The Artist

Sheepwalk Fiber Arts Studio™ is owned by Jenn Kulick, entrepreneur and artist. I hate talking about myself in third person. The early days for me were experimental. Color ways were undocumented. It was all about color play and interaction. Dying was my post-divorce therapy. I turned to Claudia Handpaints as my inspiration. I wanted to know how she had so many colors in one skein. When my first skeins were brought to the shop table, customers were excited and asking for more. The name was not meant for a hand dye business, but when I took over Suzoo’s Wool Works in 2009, The Sheepwalk needed a new purpose.

2007 I purchased the domain names The Sheepwalk and Sheepwalk Wool Works. We were living in Oberwart, Austria. Every weekend we took long walks in the countryside. Just over the hill was a sheep farm. Austrian homes aren’t always white wash and brown trim. The colors, the textures and the possibilities inspired me to imagine how my future in the fiber arts would look. How would I define myself?

The “sheep walk” is the path the sheep carve out of the landscape and my modern twist is the play on the “cat•walk.” 2014, the entire business including Suzoo’s was moved to Bandera, Texas. This meant a change of scenery, but an opportunity to add a farm to the mix. I guess if you click your heels enough and chant he words “there’s no place like a farm” then you can manifest a farm. The first days I was settling in were important. I purchased my dye shed, set up my dry lines and took to dying yarn. There would be no rest from then on.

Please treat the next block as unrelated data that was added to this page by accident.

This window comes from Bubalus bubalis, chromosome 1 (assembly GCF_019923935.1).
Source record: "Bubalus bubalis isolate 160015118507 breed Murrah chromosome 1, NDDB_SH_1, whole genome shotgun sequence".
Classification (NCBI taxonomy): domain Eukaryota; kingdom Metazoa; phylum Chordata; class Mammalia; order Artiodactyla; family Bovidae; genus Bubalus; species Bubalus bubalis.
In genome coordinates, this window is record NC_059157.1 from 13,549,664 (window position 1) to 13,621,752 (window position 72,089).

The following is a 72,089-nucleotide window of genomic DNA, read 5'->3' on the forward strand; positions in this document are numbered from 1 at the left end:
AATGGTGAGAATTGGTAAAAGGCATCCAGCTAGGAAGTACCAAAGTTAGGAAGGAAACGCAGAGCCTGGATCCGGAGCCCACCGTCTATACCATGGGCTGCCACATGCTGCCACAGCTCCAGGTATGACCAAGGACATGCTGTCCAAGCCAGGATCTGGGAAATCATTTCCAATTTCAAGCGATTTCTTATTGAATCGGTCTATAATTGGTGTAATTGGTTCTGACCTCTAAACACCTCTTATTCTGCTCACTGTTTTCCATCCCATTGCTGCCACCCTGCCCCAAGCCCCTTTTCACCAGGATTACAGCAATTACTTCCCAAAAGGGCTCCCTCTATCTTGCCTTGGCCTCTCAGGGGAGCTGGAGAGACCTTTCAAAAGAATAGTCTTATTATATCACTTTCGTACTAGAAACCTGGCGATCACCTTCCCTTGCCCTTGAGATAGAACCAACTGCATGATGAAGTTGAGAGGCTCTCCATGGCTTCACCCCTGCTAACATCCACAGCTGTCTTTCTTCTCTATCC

“What would I do if I had my own shop again?”

After a few years of road shows, trunk shows and consignment shops, it was time to start clicking my heels again. I stood in the front room at the Loom Room where I worked. The fuel crisis had stopped trade that weekend leaving me with plenty of space to dream of my own shop. I quit three days later, pulled all my yarn out of the Loom Room and two days later I was shown my future. Fall 2017 we opened the doors to Suzoo’s Wool Works.

The dye format has changed because our yarn bases have changed too. Our beloved Gems has been discontinued. This has kicked open a door for me to be as American made as possible. Why is this so important? As a fiber producer, I understand the cost of raising fiber. The best way we can support each other is to buy local made or American made. So this is the movement we have set ourselves on for 2019 and beyond!

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